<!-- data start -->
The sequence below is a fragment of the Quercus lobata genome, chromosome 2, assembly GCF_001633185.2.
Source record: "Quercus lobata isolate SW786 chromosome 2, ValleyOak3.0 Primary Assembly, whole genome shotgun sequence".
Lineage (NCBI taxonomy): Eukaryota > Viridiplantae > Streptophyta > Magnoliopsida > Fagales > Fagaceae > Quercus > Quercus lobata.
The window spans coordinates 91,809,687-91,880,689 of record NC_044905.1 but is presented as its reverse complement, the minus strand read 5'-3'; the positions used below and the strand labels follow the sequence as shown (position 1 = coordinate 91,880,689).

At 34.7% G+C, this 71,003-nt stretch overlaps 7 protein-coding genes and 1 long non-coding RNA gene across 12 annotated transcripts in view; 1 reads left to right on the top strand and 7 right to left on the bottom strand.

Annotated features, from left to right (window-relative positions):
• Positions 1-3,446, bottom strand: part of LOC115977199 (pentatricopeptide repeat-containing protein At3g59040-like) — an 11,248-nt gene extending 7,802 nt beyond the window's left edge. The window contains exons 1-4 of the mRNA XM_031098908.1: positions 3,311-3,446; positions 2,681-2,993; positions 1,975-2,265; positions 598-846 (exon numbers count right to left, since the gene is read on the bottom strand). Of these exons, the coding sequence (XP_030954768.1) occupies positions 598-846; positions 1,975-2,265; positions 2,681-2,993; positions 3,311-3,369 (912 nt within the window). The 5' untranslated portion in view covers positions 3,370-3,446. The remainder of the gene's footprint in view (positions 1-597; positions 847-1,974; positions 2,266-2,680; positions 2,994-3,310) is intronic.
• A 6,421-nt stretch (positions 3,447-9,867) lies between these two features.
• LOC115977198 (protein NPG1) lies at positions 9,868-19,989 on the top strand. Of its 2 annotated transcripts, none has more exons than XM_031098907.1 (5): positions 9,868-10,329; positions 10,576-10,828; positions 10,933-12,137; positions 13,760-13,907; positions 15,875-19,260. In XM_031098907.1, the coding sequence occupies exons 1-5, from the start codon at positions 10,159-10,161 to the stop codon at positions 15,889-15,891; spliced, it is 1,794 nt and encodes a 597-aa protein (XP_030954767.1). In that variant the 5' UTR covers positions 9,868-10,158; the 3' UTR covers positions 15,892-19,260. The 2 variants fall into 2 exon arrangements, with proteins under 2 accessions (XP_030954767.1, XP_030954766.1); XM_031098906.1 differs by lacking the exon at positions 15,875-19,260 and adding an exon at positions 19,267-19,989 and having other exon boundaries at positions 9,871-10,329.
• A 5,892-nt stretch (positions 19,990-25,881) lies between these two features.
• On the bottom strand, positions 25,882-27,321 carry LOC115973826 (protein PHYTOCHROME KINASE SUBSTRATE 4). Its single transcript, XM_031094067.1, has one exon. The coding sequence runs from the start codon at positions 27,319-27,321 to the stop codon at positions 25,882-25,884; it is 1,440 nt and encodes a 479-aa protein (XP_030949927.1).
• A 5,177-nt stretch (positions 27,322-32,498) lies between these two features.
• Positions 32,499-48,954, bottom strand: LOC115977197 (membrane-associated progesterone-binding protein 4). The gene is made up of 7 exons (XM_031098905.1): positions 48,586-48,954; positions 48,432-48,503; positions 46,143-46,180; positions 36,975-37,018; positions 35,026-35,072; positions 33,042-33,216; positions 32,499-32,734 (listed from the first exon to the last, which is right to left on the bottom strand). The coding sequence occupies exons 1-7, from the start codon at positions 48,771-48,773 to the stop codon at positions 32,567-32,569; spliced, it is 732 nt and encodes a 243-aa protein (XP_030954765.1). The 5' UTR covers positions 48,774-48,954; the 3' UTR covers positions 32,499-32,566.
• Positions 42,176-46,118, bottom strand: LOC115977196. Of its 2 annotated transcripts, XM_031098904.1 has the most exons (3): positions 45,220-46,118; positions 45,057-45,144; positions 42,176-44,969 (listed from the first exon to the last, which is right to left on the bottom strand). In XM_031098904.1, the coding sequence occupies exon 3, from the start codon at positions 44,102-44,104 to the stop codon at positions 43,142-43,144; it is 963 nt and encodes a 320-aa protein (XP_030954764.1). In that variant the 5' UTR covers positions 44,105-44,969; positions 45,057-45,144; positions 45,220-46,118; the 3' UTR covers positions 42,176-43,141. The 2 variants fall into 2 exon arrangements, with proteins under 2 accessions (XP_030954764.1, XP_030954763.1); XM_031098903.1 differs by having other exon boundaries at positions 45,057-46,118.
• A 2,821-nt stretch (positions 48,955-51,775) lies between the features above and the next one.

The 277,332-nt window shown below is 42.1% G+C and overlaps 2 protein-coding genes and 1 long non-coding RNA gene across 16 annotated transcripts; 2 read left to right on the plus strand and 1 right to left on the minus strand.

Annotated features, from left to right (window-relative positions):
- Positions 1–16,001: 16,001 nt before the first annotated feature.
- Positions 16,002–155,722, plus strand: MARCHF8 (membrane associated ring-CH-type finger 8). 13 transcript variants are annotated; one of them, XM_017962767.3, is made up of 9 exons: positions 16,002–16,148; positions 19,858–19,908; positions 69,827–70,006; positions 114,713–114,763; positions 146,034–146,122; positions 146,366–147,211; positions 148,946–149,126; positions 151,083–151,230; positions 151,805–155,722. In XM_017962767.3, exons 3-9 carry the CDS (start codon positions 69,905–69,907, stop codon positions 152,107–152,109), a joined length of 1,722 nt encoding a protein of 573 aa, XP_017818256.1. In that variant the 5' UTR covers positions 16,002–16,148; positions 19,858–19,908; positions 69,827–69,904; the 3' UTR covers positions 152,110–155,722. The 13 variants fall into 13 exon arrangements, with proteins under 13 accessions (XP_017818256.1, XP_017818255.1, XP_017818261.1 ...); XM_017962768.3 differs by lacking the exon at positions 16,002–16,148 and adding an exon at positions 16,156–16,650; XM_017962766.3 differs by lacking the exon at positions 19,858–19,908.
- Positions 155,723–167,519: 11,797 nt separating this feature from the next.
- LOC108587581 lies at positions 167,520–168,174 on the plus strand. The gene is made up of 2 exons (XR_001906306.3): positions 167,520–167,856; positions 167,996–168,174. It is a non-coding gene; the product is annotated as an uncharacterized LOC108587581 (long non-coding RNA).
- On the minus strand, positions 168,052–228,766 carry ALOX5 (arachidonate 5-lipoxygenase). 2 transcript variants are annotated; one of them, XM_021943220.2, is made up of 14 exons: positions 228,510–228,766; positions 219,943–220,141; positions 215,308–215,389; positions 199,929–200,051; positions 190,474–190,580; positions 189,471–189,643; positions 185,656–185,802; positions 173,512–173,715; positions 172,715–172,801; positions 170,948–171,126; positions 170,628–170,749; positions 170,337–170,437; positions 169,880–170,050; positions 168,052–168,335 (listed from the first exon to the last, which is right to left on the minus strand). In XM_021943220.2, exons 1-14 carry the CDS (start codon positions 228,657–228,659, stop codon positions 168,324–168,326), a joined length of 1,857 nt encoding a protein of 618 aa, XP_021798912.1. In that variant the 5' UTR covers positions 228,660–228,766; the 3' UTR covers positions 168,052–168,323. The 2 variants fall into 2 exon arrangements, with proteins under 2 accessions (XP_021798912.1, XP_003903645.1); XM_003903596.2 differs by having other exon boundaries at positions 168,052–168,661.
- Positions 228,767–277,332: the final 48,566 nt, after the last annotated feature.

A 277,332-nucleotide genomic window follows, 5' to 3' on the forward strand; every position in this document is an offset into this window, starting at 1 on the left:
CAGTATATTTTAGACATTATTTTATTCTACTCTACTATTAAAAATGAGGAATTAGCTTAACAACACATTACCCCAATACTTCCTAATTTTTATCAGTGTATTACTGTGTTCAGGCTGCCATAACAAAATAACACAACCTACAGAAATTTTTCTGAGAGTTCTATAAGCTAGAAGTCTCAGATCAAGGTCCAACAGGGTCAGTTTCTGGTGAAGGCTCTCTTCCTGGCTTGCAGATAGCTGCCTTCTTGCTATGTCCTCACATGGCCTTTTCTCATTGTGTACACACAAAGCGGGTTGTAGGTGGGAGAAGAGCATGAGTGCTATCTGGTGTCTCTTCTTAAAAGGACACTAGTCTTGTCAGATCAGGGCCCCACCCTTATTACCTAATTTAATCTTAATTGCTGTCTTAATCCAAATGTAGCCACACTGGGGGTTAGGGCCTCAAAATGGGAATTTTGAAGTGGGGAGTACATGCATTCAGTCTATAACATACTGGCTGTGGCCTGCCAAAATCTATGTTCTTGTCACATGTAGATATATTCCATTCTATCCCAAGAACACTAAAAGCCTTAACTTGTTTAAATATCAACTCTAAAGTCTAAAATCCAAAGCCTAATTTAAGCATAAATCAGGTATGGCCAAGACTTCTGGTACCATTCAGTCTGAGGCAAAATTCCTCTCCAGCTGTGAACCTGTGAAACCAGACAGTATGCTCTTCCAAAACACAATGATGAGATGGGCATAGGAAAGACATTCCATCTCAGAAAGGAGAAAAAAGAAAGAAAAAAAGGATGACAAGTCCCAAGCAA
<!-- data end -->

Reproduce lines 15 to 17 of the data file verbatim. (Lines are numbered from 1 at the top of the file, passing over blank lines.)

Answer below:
• A 2,821-nt stretch (positions 48,955-51,775) lies between the features above and the next one.

The 277,332-nt window shown below is 42.1% G+C and overlaps 2 protein-coding genes and 1 long non-coding RNA gene across 16 annotated transcripts; 2 read left to right on the plus strand and 1 right to left on the minus strand.

Annotated features, from left to right (window-relative positions):